Concerns about the hygiene, durability, and healthiness of interior spaces have increased considerably in recent years, drawing extreme attention to hospital and health-related projects. Consequently, the choice of materials becomes essential from the conception of each project, guaranteeing that each space performs effectively on all fronts, from resistance and safety to environmental comfort and aesthetics.
In particular, the enclosures in hospitals and health centers must conform to a series of predetermined guidelines and dimensions, which respond to the standardized sizes of different types of equipment and to the needs of each medical procedure. Within the robust framework of the structural walls, the partitions – which are essential for subdividing the space – must be especially resistant to impact, fire, and humidity, in addition to effectively mediating the acoustics between rooms and inside each one of them.
Although any architectural project must ensure the safety and well-being of its occupants, this goal is especially pertinent for healthcare spaces, whose primary occupants are those prone to getting sick or worsening their initial condition. For this reason, its design must not only support medical procedures in their optimal conditions, but also ensure that the environment is kept sterile and clean at all times.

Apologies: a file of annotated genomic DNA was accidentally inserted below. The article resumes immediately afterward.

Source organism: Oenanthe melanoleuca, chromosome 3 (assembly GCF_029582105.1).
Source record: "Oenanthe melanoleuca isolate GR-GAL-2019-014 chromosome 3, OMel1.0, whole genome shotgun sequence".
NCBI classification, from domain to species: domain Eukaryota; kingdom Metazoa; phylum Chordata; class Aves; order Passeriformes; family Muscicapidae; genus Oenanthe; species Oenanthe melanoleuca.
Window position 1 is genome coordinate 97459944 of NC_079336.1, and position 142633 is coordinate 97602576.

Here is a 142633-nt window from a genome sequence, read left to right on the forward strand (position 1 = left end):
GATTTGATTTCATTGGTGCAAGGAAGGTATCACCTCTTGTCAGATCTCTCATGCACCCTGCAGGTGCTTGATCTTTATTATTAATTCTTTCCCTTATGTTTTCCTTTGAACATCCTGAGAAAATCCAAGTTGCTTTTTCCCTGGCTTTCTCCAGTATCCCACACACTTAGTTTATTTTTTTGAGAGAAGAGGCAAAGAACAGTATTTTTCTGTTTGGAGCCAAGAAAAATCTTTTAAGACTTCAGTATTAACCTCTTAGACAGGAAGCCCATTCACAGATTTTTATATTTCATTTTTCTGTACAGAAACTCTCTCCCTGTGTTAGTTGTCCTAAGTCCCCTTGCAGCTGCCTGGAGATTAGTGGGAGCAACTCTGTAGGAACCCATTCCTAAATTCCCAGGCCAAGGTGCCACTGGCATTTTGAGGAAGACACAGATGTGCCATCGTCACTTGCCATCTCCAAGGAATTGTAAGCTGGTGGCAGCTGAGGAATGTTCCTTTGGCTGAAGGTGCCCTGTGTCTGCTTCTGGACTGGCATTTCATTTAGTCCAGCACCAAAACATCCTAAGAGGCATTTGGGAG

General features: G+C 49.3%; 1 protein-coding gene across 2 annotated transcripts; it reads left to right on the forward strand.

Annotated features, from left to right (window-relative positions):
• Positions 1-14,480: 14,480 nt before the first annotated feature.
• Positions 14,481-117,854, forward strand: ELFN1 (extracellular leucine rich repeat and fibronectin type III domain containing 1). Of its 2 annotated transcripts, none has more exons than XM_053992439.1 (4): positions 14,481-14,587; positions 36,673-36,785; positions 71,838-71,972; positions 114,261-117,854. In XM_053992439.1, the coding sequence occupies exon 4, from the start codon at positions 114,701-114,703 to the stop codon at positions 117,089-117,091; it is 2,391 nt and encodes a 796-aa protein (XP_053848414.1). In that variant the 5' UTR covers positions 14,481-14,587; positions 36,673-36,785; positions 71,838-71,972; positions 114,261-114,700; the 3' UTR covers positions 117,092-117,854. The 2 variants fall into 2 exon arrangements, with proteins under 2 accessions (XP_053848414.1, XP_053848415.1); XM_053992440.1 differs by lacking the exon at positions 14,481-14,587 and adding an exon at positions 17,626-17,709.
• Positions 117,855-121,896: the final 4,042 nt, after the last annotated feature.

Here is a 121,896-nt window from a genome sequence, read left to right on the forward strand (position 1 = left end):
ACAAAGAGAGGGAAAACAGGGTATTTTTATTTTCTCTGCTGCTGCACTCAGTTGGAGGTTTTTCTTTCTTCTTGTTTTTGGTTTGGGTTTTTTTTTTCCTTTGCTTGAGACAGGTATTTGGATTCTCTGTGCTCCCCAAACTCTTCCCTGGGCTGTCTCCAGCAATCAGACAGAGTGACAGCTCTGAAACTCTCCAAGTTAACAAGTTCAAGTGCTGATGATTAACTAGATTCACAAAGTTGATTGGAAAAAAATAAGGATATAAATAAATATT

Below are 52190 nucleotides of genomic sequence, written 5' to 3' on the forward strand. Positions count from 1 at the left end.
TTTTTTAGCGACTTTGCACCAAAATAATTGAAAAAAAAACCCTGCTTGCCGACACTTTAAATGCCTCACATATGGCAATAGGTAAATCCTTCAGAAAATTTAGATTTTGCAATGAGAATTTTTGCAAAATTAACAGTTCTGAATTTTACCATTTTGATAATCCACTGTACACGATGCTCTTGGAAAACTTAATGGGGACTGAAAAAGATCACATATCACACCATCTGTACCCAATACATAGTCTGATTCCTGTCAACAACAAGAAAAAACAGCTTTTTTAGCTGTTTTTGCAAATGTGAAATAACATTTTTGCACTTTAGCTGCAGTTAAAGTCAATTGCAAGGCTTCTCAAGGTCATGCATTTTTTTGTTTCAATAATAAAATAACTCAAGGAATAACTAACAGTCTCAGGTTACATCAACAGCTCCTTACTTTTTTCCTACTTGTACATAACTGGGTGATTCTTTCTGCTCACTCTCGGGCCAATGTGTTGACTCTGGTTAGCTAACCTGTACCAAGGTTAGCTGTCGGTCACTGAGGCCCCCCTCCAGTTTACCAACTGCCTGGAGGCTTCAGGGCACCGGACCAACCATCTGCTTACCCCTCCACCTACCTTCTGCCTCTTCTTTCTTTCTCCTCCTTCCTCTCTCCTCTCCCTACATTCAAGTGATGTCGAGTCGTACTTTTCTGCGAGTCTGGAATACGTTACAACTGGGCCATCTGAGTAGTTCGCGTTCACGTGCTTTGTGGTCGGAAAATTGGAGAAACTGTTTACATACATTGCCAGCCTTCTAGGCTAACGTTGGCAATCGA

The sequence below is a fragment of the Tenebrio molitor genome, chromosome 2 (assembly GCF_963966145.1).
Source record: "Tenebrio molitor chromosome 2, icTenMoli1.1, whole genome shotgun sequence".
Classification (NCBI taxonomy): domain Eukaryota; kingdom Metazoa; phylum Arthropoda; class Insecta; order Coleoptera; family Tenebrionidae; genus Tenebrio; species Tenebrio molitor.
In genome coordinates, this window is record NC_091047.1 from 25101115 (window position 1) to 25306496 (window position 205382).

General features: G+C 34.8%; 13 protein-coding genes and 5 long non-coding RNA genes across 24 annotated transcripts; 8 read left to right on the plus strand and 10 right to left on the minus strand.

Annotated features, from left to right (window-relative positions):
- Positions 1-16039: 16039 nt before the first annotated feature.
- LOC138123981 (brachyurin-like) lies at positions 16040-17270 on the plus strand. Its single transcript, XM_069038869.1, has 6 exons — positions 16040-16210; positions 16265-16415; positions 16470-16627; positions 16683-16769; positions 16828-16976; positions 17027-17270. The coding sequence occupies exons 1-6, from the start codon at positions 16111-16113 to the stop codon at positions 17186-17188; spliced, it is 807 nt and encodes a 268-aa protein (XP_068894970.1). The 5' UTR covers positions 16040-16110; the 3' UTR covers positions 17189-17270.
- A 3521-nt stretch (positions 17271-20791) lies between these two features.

How do materials that fight the growth of pathogenic bacteria work? Is it possible to improve the hygiene and healthiness of an environment without neglecting the aesthetics of the space? We address this question by reviewing the case of Krion® solid surfaces, widely used in the healthcare sector but also in residential, commercial and office projects.
Hassell has approached health and wellness differently in the newest healthcare facility in Western Australia. With innovation at the core of the architectural concept, the Murdoch Knowledge Health Precinct puts people first, creating a state-of-the-art intervention, a hub for activities and interconnected public spaces.
As hospitals around the world are reaching their capacity, the architecture and design community is developing new alternatives to fight COVID-19. In order to build 60 Emergency Quarantine Facilities (EQF), WTA was inspired by their pavilion developed last year, part of the Anthology Festival. A viable quarantine structure, the Boysen Pavilion “embodied speed, scalability and simplicity in its structure”.
Addressing contextual severe healthcare problems, like the outbreak of infectious diseases or maternal mortality, MASS has helped in setting design strategies to mitigate and reduce critical medical concerns. With some projects operational, and others in the pipeline, the facilities imagined, tackle a wide range of complications.